For years, members of Congress, as well as citizens and special interest, environmental, and business groups, have been quizzing the USEPA about the benefits gained from the nation's extraordinary public and private investment in wastewater treatment (GAO, 1986a, 1986b, 1986c; USEPA, 1988). Addressing their questions is a difficult task because environmental systems are very complex—so complex, in fact, that researchers can't even agree what "stick" to use to measure success. Consequently, a number of tools have been applied in an attempt to measure the success of water pollution control efforts. These include:
• Reporting the number of discharge permits issued, enforcement actions taken, and other administrative actions and programmatic evaluations (Adler et al., 1993).
• Reporting on the number of POTWs built or upgraded, population served by various treatment levels, effluent loading rates, and other trends in the construction and use of wastewater infrastructure (USEPA, 1997b).
• Inventorying state and national waterways meeting designated uses (e.g., reports prepared by states to comply with CWA section 305(b), USEPA's 305(b) summary reports to Congress) (ASIWPCA, 1984; USEPA, 1995a, 1995b).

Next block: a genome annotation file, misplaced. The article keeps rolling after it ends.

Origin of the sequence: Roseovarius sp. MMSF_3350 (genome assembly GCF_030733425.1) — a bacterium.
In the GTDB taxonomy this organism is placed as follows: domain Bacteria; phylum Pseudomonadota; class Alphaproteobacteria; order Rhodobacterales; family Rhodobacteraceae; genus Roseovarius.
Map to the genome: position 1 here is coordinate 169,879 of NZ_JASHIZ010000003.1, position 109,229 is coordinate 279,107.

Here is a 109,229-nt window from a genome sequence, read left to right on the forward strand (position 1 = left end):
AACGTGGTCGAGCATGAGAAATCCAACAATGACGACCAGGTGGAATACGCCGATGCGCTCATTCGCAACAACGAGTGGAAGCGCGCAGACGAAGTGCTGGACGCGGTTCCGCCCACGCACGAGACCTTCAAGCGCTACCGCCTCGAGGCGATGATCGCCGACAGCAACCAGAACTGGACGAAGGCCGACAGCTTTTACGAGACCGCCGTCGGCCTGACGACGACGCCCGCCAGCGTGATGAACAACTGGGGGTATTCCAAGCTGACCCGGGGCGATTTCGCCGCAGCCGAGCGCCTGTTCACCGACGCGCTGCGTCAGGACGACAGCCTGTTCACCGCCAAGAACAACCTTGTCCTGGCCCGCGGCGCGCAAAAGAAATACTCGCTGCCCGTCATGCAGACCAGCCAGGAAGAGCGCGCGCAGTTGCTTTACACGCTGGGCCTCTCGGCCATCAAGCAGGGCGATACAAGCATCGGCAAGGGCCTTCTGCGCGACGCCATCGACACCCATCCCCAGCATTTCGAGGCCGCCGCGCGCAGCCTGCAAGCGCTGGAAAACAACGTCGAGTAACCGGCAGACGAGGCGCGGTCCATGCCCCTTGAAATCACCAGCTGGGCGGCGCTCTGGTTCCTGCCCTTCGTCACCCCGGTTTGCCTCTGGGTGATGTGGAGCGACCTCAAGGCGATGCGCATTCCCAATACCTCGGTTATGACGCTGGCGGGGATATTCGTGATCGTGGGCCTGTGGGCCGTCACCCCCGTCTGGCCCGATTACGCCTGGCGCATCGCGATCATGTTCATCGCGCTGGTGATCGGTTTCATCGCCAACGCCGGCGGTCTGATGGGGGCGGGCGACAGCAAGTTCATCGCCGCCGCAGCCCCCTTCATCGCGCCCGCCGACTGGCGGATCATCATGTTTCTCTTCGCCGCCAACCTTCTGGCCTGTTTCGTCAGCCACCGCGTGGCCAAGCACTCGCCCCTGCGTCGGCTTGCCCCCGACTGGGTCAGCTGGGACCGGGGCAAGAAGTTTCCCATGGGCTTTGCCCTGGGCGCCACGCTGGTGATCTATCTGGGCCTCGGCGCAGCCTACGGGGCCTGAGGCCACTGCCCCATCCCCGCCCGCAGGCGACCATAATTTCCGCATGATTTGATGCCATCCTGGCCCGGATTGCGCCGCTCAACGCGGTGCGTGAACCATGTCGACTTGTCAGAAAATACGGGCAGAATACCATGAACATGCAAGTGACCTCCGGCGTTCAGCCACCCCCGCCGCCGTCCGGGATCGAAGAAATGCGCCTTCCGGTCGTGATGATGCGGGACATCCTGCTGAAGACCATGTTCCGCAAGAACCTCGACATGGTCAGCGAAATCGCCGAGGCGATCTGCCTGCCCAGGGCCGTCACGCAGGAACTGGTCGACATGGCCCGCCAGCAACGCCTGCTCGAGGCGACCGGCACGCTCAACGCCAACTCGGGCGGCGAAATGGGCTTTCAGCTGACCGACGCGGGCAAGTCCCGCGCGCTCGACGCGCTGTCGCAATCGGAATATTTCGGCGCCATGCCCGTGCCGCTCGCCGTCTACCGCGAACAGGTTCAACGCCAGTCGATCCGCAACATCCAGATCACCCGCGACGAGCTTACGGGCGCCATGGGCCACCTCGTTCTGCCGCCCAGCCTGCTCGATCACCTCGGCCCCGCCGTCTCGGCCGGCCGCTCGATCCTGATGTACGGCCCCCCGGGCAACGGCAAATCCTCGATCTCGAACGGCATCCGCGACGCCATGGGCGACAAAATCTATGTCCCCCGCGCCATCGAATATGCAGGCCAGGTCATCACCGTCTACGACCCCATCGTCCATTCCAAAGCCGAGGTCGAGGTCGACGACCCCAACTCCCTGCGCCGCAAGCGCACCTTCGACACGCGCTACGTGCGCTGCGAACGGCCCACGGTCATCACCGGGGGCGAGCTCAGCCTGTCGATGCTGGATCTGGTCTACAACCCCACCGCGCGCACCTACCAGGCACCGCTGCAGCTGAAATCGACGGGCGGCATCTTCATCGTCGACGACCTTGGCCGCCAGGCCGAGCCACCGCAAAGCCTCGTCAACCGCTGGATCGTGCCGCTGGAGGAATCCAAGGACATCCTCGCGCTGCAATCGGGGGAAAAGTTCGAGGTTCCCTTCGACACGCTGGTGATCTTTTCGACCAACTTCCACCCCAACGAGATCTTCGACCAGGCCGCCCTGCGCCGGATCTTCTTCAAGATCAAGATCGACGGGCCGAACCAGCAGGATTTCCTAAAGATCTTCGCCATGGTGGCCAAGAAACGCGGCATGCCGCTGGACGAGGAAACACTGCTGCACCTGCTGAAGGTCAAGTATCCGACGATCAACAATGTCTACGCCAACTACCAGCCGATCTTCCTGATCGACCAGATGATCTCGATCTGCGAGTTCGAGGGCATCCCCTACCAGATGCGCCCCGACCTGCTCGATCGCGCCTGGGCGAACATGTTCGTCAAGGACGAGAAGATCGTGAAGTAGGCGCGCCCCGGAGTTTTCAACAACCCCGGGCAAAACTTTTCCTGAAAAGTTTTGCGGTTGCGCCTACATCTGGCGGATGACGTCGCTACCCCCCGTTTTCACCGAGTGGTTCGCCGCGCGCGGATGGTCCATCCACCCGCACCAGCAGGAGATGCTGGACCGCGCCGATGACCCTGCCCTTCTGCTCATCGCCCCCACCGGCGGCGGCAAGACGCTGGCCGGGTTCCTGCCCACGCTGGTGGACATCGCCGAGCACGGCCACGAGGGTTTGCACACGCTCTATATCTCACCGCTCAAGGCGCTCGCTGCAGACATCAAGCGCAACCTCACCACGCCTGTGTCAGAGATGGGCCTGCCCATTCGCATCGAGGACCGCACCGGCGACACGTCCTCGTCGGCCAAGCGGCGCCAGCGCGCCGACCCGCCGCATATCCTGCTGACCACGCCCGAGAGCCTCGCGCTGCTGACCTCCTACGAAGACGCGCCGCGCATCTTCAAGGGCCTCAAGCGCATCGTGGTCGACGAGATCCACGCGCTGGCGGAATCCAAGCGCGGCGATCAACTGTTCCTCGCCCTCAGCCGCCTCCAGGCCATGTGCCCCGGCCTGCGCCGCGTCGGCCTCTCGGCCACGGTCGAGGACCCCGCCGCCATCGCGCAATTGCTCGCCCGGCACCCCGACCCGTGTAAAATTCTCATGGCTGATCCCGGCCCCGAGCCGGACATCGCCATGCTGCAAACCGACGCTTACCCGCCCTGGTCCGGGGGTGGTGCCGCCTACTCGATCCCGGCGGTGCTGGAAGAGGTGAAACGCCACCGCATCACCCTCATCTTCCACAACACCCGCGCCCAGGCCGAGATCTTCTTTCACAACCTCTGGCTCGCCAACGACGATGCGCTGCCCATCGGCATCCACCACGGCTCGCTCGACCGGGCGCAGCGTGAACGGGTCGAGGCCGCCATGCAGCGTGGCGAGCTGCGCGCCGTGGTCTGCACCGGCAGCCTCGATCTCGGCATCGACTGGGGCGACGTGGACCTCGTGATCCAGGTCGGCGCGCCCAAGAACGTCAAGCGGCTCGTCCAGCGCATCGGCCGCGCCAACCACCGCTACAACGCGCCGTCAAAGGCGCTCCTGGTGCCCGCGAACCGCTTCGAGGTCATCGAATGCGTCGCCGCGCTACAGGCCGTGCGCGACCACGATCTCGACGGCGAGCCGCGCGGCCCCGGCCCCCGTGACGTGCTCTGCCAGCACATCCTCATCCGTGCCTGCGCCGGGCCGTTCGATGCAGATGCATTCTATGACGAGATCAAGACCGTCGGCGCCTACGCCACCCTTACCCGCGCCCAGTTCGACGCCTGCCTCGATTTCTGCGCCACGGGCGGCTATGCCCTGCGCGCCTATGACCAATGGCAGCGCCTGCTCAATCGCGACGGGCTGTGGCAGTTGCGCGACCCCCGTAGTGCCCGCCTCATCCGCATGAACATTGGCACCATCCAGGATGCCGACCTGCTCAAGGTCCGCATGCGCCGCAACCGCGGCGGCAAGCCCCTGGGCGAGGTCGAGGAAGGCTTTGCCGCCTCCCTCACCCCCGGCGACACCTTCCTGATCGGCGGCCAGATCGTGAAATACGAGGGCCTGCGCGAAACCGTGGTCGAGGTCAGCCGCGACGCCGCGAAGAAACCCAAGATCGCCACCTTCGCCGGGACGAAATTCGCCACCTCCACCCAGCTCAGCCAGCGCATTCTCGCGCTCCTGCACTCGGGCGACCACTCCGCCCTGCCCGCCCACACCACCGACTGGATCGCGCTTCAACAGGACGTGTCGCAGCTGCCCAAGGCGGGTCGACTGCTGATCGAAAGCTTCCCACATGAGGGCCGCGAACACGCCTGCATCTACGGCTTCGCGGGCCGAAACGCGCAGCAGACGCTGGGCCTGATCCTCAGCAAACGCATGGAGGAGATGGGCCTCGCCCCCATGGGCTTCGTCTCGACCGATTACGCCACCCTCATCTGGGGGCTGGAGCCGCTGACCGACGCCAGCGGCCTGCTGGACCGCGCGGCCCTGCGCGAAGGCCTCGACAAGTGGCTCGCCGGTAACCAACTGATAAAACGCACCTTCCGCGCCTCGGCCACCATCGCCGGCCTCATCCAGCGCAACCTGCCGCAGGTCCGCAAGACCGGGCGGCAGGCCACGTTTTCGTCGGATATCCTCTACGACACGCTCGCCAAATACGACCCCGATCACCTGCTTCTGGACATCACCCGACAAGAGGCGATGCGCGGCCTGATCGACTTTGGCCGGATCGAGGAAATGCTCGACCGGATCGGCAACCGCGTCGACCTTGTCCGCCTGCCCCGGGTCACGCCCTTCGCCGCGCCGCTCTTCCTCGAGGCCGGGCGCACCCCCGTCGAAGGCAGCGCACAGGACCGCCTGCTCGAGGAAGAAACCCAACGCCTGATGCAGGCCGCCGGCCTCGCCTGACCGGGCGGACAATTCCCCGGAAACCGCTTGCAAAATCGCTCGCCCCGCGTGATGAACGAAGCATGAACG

• Investigating changes in specific waterways following wastewater treatment plant upgrades (GAO, 1978, 1986c; Leo et al., 1984; Patrick et al., 1992).
• Investigating the statistical significance of national-scale changes in water quality following the 1972 CWA (GAO, 1981; Knopman and Smith, 1993; Smith et al., 1987a, 1987b).
Although each of the above approaches provides some evidence of the accomplishments of municipal wastewater treatment under the CWA, none could be considered a comprehensive assessment of national progress in meeting the CWA's main goal of maintaining, or restoring, fishable and swimmable waters. Clearly, a fresh measuring stick is needed—one that is simple enough to provide nonscientists with evidence of the overall success or failure of the act, yet rigorous enough to stand up to the scrutiny of people who make their living analyzing water quality data trends.
This book takes a unique, three-pronged approach for answering the prima facie question: Has the Clean Water Act's regulation of wastewater treatment processes at POTWs been a success? Or posed more directly: How have the nation's water quality conditions changed since implementation of the 1972 CWA's mandate for secondary treatment as the minimum acceptable technology for POTWs? The three-
pronged approach described below was developed so that each study phase could provide cumulative support regarding the success, or failure, of the CWA-mandated POTW upgrades to at least secondary treatment. Using the analogy of a three-legged stool, the study authors believed that each leg must contribute support to the premise of CWA success. If one or more legs fail in this objective, the stool will, in the words of Mark Twain, be "limber" and unable to "stand up."
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